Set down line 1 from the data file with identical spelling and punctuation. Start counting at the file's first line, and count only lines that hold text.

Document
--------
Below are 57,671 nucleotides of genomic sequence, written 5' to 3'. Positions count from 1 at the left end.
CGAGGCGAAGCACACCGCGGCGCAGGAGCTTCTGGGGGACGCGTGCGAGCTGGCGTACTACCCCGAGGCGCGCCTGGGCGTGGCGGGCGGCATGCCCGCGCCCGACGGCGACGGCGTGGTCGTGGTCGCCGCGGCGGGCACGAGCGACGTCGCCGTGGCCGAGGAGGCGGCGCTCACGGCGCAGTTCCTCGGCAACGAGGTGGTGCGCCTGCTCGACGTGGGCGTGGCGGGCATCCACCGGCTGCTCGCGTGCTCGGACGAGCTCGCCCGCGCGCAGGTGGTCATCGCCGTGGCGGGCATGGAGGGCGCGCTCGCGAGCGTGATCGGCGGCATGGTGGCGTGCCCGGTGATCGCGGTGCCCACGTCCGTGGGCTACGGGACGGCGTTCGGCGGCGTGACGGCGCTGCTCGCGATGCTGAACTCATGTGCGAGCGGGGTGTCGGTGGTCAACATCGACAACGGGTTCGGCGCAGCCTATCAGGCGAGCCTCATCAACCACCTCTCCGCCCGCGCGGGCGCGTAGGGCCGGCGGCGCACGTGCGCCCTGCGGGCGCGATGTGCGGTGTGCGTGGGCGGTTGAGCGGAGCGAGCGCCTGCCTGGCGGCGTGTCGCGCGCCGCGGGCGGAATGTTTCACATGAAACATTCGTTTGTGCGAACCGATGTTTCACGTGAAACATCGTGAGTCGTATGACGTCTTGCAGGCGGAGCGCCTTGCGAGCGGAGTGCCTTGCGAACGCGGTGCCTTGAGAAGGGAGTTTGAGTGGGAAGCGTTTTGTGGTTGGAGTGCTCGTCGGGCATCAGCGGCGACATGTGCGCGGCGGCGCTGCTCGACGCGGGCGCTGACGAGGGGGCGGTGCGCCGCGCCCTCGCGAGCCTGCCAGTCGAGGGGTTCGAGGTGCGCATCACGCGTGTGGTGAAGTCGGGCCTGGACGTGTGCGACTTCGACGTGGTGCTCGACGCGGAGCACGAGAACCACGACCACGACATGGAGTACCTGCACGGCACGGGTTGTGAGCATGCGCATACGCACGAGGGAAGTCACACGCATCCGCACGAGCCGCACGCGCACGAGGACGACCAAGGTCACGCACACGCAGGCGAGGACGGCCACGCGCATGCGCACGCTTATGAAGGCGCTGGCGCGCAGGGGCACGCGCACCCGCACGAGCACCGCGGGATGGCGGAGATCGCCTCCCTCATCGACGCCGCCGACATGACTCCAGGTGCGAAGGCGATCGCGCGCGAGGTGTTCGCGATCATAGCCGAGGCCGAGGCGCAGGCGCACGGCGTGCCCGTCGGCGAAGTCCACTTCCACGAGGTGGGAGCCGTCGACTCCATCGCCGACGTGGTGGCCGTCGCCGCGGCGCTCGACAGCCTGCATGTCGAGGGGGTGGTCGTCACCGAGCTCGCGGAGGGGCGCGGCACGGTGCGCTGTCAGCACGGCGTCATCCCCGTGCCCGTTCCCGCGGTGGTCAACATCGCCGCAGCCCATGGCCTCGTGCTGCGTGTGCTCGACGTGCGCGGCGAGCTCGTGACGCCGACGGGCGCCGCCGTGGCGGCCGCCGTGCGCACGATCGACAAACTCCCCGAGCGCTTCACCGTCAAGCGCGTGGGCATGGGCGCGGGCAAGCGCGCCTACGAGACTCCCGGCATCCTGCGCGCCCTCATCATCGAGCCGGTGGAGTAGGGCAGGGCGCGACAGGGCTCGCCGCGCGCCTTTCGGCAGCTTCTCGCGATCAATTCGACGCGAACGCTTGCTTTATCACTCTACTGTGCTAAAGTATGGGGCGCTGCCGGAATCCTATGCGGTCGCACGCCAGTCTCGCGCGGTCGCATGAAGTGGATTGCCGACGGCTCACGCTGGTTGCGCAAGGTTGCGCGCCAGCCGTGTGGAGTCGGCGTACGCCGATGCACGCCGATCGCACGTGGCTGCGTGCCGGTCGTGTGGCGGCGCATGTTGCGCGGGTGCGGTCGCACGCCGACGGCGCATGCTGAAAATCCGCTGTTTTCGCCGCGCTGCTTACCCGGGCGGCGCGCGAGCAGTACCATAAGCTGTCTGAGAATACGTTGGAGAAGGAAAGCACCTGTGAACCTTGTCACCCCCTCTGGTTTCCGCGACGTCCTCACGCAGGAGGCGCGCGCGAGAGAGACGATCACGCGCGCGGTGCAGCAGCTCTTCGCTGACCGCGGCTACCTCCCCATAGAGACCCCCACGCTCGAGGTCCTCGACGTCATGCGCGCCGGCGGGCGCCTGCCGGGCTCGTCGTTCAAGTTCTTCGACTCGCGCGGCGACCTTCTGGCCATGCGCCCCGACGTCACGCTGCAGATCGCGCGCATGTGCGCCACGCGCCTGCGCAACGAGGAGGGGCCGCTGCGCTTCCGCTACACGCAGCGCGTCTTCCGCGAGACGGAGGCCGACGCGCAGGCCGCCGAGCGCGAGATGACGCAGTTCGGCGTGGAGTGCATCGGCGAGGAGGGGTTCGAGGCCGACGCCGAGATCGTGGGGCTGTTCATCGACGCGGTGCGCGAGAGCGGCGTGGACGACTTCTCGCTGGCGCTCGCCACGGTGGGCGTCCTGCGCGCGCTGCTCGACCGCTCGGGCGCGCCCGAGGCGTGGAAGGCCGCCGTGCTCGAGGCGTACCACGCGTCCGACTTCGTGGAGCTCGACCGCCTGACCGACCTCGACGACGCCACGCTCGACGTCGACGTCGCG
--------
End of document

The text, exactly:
Below are 57,671 nucleotides of genomic sequence, written 5' to 3'. Positions count from 1 at the left end.